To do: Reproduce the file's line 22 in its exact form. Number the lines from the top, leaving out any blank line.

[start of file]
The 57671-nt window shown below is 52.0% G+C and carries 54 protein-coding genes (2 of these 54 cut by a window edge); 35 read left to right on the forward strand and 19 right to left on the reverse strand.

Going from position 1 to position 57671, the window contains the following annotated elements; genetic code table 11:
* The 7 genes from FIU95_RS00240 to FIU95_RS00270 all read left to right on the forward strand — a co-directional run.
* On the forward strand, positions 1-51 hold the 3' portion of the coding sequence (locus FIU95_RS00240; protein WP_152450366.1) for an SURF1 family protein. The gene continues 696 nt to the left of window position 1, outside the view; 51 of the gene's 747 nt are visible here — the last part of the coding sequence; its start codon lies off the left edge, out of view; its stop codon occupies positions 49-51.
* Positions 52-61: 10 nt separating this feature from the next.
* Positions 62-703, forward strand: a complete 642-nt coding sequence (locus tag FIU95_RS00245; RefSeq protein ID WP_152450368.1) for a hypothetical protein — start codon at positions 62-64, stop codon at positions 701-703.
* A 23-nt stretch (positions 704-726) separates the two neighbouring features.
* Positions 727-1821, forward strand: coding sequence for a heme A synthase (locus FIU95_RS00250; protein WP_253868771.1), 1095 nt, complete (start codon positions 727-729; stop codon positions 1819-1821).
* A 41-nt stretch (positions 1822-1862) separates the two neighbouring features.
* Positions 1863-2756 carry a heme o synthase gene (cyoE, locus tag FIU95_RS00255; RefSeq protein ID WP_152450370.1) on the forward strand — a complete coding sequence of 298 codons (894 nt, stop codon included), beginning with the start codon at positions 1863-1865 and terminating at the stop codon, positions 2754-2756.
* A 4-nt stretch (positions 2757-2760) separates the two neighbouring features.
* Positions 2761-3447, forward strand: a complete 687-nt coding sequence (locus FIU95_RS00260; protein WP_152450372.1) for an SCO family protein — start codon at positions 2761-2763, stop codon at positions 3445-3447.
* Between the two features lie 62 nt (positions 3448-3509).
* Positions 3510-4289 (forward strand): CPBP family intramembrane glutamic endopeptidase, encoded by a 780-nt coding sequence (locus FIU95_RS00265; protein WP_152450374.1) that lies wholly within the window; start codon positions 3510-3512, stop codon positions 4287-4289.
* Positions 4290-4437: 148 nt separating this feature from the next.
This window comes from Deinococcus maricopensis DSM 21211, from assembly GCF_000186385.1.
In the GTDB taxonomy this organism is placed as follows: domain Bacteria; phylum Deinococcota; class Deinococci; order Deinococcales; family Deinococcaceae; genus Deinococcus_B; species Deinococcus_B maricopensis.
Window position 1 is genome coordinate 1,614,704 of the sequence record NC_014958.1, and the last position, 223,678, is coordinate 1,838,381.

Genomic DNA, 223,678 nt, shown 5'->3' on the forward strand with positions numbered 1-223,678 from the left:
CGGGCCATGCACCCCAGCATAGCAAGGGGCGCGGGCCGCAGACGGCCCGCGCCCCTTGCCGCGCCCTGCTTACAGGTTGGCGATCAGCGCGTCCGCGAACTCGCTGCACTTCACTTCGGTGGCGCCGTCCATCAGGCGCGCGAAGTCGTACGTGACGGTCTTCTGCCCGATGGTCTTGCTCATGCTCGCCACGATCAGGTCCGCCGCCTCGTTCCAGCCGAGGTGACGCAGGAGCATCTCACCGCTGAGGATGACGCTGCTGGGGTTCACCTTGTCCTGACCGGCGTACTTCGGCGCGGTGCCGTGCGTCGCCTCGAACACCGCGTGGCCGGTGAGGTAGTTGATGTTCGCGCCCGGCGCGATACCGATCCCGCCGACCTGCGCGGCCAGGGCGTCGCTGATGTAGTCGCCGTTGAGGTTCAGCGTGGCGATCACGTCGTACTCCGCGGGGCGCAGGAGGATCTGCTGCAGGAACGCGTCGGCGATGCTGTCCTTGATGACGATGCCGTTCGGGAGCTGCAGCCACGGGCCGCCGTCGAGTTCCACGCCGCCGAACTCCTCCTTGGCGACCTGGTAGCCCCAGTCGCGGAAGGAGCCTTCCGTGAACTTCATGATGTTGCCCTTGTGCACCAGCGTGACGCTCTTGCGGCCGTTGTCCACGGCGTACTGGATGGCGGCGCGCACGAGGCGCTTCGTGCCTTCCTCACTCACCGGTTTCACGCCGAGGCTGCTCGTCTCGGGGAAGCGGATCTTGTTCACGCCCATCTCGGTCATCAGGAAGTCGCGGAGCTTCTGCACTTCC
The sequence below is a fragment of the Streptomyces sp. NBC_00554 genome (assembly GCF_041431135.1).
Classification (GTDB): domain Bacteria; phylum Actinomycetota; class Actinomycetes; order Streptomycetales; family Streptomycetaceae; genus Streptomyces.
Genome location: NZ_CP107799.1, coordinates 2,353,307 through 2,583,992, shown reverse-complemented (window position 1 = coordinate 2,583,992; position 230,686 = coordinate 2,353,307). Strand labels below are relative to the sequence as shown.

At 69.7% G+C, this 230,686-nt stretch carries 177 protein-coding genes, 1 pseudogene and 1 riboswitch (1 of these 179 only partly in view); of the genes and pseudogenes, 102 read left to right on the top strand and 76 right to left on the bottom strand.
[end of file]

Classification (GTDB): domain Bacteria; phylum Actinomycetota; class Actinomycetes; order Streptomycetales; family Streptomycetaceae; genus Streptomyces.